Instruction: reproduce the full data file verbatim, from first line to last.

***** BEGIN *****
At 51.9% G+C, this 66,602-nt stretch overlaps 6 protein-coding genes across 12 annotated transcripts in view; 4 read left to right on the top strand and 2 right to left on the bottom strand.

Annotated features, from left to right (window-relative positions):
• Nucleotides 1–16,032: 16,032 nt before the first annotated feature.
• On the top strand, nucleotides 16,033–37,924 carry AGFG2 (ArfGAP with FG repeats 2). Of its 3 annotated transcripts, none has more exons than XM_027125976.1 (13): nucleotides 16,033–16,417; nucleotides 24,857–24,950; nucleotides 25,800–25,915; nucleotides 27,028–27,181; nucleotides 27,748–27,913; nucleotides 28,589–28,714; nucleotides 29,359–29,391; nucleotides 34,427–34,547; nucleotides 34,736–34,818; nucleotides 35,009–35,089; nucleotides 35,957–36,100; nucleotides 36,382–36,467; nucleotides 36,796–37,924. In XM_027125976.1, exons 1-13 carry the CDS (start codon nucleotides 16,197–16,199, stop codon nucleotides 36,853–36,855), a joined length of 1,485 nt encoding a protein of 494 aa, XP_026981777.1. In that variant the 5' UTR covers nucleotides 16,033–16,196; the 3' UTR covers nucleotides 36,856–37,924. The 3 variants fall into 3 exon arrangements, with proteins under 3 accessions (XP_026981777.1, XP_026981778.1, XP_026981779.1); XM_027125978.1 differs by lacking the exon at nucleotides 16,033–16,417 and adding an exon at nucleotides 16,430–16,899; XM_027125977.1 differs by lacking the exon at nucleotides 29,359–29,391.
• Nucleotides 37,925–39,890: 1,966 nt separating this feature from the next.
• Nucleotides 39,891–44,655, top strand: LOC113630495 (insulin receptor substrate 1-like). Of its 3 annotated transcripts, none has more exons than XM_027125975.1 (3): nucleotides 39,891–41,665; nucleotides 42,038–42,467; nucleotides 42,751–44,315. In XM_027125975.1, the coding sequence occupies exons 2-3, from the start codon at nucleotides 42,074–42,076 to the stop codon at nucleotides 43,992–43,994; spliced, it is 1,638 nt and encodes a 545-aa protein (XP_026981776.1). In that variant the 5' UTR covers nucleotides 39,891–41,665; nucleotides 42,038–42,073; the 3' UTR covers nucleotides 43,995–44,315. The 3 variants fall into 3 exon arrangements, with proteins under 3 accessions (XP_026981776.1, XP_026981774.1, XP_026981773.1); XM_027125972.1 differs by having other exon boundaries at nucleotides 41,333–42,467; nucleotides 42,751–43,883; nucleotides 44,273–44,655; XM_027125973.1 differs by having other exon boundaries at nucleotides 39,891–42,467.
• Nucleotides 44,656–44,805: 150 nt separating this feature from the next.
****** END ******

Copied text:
At 51.9% G+C, this 66,602-nt stretch overlaps 6 protein-coding genes across 12 annotated transcripts in view; 4 read left to right on the top strand and 2 right to left on the bottom strand.

Annotated features, from left to right (window-relative positions):
• Nucleotides 1–16,032: 16,032 nt before the first annotated feature.
• On the top strand, nucleotides 16,033–37,924 carry AGFG2 (ArfGAP with FG repeats 2). Of its 3 annotated transcripts, none has more exons than XM_027125976.1 (13): nucleotides 16,033–16,417; nucleotides 24,857–24,950; nucleotides 25,800–25,915; nucleotides 27,028–27,181; nucleotides 27,748–27,913; nucleotides 28,589–28,714; nucleotides 29,359–29,391; nucleotides 34,427–34,547; nucleotides 34,736–34,818; nucleotides 35,009–35,089; nucleotides 35,957–36,100; nucleotides 36,382–36,467; nucleotides 36,796–37,924. In XM_027125976.1, exons 1-13 carry the CDS (start codon nucleotides 16,197–16,199, stop codon nucleotides 36,853–36,855), a joined length of 1,485 nt encoding a protein of 494 aa, XP_026981777.1. In that variant the 5' UTR covers nucleotides 16,033–16,196; the 3' UTR covers nucleotides 36,856–37,924. The 3 variants fall into 3 exon arrangements, with proteins under 3 accessions (XP_026981777.1, XP_026981778.1, XP_026981779.1); XM_027125978.1 differs by lacking the exon at nucleotides 16,033–16,417 and adding an exon at nucleotides 16,430–16,899; XM_027125977.1 differs by lacking the exon at nucleotides 29,359–29,391.
• Nucleotides 37,925–39,890: 1,966 nt separating this feature from the next.
• Nucleotides 39,891–44,655, top strand: LOC113630495 (insulin receptor substrate 1-like). Of its 3 annotated transcripts, none has more exons than XM_027125975.1 (3): nucleotides 39,891–41,665; nucleotides 42,038–42,467; nucleotides 42,751–44,315. In XM_027125975.1, the coding sequence occupies exons 2-3, from the start codon at nucleotides 42,074–42,076 to the stop codon at nucleotides 43,992–43,994; spliced, it is 1,638 nt and encodes a 545-aa protein (XP_026981776.1). In that variant the 5' UTR covers nucleotides 39,891–41,665; nucleotides 42,038–42,073; the 3' UTR covers nucleotides 43,995–44,315. The 3 variants fall into 3 exon arrangements, with proteins under 3 accessions (XP_026981776.1, XP_026981774.1, XP_026981773.1); XM_027125972.1 differs by having other exon boundaries at nucleotides 41,333–42,467; nucleotides 42,751–43,883; nucleotides 44,273–44,655; XM_027125973.1 differs by having other exon boundaries at nucleotides 39,891–42,467.
• Nucleotides 44,656–44,805: 150 nt separating this feature from the next.